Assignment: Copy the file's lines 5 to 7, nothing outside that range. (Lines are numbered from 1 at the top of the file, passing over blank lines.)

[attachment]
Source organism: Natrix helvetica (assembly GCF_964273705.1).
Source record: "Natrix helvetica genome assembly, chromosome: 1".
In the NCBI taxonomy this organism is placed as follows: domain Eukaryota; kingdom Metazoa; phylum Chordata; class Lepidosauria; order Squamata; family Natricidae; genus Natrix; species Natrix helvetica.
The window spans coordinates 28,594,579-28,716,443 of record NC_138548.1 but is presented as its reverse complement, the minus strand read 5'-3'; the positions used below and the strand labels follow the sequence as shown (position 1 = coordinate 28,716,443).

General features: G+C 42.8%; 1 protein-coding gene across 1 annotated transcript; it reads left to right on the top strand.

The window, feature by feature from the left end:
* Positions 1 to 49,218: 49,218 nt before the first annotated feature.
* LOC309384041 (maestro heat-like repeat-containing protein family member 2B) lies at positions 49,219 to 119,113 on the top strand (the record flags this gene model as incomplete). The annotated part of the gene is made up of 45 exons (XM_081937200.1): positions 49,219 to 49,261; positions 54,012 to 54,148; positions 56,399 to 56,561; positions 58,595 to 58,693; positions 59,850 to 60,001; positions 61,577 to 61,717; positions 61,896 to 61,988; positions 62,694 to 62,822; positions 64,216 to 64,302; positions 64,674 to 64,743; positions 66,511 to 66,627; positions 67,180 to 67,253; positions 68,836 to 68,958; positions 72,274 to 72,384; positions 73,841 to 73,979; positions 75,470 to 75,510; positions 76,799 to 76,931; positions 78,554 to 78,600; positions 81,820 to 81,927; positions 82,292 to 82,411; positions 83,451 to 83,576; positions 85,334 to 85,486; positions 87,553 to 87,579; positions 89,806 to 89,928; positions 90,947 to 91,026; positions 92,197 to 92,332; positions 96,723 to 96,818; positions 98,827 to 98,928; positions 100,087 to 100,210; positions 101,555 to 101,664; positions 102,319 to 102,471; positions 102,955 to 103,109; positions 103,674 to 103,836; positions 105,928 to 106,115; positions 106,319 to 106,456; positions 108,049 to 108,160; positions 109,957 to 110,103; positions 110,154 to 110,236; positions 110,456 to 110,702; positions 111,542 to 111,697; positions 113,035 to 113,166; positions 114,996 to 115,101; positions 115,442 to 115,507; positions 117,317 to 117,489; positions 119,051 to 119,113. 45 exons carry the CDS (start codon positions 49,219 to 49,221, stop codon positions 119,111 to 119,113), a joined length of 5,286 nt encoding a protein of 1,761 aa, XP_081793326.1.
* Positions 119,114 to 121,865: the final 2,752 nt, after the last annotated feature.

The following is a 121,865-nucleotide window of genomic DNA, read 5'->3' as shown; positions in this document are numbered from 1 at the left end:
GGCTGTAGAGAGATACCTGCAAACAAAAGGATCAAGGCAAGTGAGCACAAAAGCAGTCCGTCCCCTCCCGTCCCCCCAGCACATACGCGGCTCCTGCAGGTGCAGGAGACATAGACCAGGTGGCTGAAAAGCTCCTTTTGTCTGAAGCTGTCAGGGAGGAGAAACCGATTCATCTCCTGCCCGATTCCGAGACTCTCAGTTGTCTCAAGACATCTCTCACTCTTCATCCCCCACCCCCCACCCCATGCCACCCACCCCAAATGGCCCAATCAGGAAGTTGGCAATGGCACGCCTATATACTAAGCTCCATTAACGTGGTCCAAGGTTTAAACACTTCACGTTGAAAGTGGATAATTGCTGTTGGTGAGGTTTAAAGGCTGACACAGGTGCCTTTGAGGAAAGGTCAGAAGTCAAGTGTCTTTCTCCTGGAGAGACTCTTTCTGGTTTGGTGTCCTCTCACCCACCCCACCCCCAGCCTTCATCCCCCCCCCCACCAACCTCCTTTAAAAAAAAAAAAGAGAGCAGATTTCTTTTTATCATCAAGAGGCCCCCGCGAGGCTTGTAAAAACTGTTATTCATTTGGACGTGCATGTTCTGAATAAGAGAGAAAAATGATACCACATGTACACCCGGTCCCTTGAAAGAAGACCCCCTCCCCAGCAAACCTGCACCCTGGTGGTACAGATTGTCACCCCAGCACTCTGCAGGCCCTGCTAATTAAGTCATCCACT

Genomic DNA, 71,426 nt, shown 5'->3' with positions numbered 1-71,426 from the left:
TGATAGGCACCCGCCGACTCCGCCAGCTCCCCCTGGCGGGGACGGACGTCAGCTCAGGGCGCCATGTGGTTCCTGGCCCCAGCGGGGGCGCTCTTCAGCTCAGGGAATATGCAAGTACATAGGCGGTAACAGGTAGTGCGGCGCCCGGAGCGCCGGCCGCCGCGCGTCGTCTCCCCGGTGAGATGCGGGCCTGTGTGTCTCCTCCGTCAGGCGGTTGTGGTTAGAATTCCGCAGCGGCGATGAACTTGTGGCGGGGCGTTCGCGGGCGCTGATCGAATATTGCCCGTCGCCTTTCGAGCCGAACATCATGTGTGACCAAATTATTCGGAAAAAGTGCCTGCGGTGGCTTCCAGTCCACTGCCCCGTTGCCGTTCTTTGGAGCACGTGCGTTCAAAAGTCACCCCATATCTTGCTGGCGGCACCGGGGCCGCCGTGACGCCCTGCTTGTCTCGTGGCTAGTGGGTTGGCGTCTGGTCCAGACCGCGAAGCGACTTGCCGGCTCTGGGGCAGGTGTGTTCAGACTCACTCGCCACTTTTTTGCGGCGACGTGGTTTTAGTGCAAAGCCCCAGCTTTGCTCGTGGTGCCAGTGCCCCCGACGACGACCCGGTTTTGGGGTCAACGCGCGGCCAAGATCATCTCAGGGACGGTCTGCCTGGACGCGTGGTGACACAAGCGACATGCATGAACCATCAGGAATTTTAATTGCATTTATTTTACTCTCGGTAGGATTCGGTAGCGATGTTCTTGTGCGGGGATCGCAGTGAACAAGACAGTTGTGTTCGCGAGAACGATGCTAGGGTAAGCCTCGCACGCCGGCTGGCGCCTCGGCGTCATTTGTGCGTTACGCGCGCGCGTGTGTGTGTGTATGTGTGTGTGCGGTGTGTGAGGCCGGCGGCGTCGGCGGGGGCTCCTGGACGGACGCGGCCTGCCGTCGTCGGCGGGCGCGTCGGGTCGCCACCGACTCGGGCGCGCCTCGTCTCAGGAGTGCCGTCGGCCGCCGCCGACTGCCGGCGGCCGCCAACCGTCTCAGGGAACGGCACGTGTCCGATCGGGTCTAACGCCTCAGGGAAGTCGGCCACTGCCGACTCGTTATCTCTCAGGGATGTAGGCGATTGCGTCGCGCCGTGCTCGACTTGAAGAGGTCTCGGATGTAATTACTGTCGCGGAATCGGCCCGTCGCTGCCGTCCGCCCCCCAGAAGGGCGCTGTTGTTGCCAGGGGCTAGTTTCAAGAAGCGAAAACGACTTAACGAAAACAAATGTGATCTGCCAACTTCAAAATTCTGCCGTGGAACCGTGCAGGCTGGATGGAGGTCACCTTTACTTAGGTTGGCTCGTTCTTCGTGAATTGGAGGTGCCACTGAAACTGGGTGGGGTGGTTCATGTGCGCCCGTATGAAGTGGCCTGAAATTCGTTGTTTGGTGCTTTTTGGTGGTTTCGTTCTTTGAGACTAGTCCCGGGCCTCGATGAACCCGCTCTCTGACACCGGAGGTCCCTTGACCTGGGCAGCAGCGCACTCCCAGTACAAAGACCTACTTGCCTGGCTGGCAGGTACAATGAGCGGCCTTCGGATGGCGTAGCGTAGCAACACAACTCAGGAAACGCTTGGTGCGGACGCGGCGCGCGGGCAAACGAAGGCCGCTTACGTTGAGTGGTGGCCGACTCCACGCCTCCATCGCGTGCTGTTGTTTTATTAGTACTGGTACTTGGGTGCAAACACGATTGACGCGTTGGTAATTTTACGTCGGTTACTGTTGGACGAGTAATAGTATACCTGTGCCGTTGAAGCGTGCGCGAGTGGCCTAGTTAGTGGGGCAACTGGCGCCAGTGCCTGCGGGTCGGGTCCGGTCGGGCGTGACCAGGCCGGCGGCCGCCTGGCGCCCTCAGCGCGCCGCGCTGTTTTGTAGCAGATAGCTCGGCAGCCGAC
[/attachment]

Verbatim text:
General features: G+C 42.8%; 1 protein-coding gene across 1 annotated transcript; it reads left to right on the top strand.

The window, feature by feature from the left end:
* Positions 1 to 49,218: 49,218 nt before the first annotated feature.